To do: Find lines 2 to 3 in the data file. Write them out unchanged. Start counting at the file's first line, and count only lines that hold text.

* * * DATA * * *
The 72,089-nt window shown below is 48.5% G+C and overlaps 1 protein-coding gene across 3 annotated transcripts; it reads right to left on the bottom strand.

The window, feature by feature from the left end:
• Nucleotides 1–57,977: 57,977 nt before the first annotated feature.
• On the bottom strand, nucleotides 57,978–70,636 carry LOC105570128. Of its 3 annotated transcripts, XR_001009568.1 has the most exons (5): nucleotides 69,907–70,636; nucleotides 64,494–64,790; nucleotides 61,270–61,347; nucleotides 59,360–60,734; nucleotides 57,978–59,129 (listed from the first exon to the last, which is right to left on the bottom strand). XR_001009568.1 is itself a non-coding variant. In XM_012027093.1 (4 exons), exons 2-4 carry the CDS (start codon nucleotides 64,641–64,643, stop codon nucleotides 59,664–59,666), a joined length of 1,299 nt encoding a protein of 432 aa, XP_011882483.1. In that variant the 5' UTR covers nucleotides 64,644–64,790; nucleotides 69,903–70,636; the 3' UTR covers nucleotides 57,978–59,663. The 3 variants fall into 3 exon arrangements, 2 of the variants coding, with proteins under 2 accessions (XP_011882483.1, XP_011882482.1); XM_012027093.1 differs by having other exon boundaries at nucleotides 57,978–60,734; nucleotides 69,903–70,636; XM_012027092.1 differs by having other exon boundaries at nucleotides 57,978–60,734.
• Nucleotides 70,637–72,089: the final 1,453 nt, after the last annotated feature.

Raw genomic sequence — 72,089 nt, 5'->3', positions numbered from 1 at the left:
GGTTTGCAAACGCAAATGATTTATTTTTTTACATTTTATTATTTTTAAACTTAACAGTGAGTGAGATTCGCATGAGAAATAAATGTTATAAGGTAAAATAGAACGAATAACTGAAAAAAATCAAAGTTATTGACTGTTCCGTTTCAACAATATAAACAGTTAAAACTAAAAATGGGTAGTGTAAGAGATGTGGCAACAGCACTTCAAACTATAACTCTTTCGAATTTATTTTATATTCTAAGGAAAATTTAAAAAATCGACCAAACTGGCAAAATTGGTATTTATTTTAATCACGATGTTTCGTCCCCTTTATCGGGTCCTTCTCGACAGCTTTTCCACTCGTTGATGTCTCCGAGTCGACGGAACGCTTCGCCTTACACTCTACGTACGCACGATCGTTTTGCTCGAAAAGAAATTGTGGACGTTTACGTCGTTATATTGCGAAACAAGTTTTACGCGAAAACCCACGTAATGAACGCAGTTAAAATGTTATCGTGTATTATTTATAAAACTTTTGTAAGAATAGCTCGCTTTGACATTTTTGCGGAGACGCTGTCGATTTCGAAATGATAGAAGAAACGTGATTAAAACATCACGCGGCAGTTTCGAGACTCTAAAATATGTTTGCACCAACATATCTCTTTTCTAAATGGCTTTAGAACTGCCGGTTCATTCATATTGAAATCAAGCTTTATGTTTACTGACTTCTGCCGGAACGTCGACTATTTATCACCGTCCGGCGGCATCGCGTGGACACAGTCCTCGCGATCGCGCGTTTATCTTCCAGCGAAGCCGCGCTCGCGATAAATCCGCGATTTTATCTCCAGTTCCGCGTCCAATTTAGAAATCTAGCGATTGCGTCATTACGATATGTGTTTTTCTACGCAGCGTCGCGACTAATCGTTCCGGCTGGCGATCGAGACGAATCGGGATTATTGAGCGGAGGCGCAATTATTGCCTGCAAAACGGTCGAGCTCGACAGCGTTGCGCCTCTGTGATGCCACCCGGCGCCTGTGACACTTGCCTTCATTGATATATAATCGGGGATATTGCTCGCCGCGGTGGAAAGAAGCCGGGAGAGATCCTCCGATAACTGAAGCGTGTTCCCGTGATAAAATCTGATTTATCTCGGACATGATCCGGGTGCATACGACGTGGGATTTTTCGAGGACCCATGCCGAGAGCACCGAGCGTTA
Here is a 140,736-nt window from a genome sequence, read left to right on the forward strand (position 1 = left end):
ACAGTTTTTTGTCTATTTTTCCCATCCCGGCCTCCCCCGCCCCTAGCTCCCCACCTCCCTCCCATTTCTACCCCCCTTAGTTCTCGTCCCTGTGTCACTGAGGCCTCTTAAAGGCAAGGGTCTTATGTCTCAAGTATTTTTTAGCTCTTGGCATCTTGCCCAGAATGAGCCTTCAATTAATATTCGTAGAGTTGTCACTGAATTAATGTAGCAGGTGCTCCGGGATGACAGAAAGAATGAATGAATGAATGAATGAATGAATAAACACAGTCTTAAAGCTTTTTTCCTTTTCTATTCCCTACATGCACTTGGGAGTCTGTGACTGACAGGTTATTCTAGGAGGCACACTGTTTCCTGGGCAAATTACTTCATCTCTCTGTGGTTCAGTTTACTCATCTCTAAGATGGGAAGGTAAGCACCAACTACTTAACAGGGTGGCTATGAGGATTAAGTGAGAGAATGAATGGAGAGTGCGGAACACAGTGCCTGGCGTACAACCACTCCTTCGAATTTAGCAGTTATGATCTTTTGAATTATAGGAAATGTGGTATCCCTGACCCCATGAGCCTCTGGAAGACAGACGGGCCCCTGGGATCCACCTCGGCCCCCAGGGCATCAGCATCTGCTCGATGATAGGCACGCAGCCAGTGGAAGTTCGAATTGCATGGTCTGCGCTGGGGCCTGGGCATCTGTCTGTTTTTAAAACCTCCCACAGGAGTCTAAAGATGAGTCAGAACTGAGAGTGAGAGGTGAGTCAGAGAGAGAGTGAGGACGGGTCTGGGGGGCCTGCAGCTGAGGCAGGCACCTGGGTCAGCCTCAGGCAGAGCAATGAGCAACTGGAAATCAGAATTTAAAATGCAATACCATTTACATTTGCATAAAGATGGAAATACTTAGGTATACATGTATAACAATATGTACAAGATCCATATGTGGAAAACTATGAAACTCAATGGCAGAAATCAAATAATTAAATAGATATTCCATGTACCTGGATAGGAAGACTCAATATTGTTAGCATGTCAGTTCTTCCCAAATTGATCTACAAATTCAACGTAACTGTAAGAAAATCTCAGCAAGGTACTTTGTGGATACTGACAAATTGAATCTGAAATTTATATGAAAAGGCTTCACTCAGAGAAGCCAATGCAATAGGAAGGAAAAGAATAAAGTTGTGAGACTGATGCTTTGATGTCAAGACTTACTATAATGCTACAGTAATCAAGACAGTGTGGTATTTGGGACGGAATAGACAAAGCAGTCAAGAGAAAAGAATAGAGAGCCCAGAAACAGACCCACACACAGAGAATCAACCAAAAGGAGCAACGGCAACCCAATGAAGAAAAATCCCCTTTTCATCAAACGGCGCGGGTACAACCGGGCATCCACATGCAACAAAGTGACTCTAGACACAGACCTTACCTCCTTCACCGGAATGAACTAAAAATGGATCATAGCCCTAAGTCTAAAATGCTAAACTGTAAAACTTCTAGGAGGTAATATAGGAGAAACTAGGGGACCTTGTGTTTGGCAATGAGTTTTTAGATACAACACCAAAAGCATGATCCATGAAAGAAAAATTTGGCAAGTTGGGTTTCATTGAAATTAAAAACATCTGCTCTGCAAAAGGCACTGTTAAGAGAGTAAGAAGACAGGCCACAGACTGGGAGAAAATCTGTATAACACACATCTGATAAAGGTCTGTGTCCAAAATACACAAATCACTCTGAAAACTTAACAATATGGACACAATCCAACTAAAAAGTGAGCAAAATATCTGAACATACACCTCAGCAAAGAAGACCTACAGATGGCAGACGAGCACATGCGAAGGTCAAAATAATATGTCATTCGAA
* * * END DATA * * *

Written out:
The window, feature by feature from the left end:
• Nucleotides 1–57,977: 57,977 nt before the first annotated feature.